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Viewing Post from: Amy Fellner Dominy
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1. Seriously Funny

“You need to make her suffer.”

As I spoke these words to a friend today, I caught the horrified glance of an older man sitting at the next table.  No, I wanted to tell him, I’m not a professional hit girl.  I’m an author.

Today was my monthly critique meeting at Wildflower Bakery (highly recommend the new chicken pomegrante salad, by the way), and I was offering my usual variety of advice.

Kill him off.  You’re not in enough trouble.  Can’t you drive her closer to despair?

Why?  Because I think books need some pain.  Some gut-wrenching-heart-tearing conflict.  A really good moral dilemma is always nice and a problem that can’t be solved is lovely.  I want to take my characters, destroy their hopes, challenge their dreams and saddle them with bad hair days.

And I write funny books.

Believe it or not, you don’t need to do just one or the other.  You can have both in a book.  In fact, I happen to think those are the best books of all.  Still, I know it’s a tricky thing, and I get asked the question a lot:  How can you write about serious subjects and yet make them seem funny?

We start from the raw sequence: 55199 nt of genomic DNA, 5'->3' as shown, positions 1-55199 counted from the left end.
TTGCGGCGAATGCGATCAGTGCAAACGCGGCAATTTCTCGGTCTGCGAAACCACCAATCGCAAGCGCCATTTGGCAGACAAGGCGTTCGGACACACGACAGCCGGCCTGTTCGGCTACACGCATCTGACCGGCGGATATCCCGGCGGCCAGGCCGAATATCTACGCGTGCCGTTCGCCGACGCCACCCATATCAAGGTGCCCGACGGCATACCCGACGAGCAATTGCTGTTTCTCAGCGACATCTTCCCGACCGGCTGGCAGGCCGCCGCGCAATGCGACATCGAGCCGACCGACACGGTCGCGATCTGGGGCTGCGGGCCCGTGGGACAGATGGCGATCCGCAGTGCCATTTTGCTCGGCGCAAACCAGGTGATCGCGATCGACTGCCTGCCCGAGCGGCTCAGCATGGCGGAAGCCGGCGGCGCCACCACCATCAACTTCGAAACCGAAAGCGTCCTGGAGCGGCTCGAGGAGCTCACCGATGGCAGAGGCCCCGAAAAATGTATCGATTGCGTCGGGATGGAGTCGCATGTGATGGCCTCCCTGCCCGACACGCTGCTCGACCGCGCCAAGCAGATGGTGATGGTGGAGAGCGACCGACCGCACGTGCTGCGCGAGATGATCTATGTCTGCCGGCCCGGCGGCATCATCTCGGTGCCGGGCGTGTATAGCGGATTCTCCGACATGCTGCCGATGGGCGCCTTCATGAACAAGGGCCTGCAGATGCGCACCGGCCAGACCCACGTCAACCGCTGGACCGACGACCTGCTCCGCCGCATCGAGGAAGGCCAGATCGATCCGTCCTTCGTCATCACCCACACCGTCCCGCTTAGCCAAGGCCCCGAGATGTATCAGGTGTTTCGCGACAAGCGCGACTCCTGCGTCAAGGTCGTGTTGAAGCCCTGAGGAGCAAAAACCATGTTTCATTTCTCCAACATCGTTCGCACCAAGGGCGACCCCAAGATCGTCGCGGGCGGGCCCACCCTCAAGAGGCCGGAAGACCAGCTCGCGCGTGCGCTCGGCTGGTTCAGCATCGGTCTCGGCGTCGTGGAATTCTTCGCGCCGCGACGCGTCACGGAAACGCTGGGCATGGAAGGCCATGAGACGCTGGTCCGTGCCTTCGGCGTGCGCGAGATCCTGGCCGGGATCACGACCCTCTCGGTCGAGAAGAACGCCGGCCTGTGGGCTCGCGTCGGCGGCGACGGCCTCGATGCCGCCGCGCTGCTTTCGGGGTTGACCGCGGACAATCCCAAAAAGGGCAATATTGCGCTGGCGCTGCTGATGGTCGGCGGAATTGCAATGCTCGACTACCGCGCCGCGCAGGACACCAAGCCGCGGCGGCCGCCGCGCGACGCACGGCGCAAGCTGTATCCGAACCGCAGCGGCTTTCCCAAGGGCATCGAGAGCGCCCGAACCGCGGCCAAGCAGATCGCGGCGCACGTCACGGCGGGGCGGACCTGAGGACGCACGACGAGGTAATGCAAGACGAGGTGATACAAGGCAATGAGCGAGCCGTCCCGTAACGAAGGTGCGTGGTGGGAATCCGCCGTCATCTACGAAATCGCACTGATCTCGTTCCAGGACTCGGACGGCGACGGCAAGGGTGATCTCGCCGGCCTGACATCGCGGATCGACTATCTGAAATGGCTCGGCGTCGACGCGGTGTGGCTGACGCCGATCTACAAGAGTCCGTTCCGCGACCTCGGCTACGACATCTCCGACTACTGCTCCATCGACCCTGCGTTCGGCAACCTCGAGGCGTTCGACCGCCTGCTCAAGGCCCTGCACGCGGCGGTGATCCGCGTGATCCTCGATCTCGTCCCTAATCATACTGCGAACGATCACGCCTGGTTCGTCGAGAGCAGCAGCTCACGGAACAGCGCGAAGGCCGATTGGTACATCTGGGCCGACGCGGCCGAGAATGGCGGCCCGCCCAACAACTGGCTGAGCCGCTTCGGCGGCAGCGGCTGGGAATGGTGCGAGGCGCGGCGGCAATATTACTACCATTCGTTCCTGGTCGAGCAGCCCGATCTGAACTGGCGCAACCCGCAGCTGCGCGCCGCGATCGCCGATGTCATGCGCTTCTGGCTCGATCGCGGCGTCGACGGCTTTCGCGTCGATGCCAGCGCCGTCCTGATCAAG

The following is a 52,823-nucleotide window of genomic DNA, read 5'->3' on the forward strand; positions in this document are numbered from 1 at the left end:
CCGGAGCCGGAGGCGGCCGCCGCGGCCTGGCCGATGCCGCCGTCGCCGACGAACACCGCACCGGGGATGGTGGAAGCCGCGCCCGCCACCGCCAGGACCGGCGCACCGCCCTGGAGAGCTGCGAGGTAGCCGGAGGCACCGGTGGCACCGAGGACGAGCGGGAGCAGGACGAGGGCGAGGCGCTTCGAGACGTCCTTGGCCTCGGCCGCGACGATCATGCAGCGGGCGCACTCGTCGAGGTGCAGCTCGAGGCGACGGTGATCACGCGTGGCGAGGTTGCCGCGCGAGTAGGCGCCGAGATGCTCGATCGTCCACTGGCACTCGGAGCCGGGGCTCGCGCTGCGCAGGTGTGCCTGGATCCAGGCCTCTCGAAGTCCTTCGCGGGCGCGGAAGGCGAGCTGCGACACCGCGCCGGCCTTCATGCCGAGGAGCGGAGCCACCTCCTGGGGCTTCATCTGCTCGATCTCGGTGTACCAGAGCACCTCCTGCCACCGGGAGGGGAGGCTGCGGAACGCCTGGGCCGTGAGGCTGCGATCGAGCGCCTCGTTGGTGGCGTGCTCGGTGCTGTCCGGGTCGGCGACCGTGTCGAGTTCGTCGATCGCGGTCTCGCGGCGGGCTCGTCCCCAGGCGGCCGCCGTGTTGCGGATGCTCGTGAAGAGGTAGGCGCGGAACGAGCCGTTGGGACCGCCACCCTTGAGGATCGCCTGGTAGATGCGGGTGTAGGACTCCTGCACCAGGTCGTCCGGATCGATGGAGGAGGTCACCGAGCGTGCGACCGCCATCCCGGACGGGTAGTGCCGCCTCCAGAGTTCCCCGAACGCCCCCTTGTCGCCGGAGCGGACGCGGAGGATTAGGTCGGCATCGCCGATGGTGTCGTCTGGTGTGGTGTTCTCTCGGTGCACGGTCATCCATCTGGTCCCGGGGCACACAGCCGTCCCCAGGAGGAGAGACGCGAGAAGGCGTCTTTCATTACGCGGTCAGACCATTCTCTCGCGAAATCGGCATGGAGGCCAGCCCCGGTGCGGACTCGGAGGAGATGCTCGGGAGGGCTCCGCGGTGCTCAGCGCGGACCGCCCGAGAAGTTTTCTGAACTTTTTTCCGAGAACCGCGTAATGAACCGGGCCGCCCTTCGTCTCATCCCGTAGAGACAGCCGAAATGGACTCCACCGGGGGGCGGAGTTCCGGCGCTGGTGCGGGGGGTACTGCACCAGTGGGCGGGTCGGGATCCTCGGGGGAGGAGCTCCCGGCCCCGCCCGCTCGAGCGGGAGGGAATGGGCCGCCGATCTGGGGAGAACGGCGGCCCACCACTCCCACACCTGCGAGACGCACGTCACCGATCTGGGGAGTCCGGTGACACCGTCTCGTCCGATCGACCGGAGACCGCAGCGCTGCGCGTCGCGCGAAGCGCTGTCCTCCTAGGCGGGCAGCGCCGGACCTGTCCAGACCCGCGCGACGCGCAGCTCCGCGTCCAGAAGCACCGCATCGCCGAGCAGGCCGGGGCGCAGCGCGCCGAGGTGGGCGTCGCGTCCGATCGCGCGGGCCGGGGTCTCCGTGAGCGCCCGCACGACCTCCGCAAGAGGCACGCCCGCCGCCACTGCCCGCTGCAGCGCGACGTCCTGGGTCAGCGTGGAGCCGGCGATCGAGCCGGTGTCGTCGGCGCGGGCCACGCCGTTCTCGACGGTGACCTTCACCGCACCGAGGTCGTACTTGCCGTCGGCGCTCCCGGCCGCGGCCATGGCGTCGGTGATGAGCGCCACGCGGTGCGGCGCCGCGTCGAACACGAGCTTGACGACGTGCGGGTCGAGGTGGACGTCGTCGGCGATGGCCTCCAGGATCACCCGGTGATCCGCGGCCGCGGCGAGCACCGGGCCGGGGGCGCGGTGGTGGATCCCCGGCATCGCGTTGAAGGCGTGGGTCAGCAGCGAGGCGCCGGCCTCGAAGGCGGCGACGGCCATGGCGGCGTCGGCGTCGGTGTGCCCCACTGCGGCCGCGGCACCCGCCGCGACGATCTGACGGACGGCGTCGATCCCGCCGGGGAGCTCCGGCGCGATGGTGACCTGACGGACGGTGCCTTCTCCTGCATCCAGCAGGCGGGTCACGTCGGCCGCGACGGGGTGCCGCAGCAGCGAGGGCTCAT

Here’s the thing.  Serious subjects are serious.  A tragedy is a tragedy.  What changes–what affects how you see that event– is the person dealing with it.  It’s the same in real life, isn’t it?  Some people fall apart, some people dive into their sadness and live there, some people look for the silver lining, some people avoid and downplay.  And some people deflect and deal — with humor.

Like everything else in a book, it all depends on your characters.  I’ve written characters who are so intense that could never respond with humor. If that’s your character, then you have to stay true to who they are.  But what if your character has a sense of humor or irony?  If they look at the world with a brave face?  If they are the type to put others at ease with an easy quip?  If so, then you’ll find the opportunity to bring humor to what isn’t a bit funny.

So even if you love laughter, don’t shy away from conflict.  Your story needs that.  And if you have deep dark conflict, don’t be afraid of humor.  There can be room for both.

And to the man at Wildflower Bakery today.  Um…sorry.  I really need to hang a sign above my table:  ”Writers at work.  Approach with Caution.”



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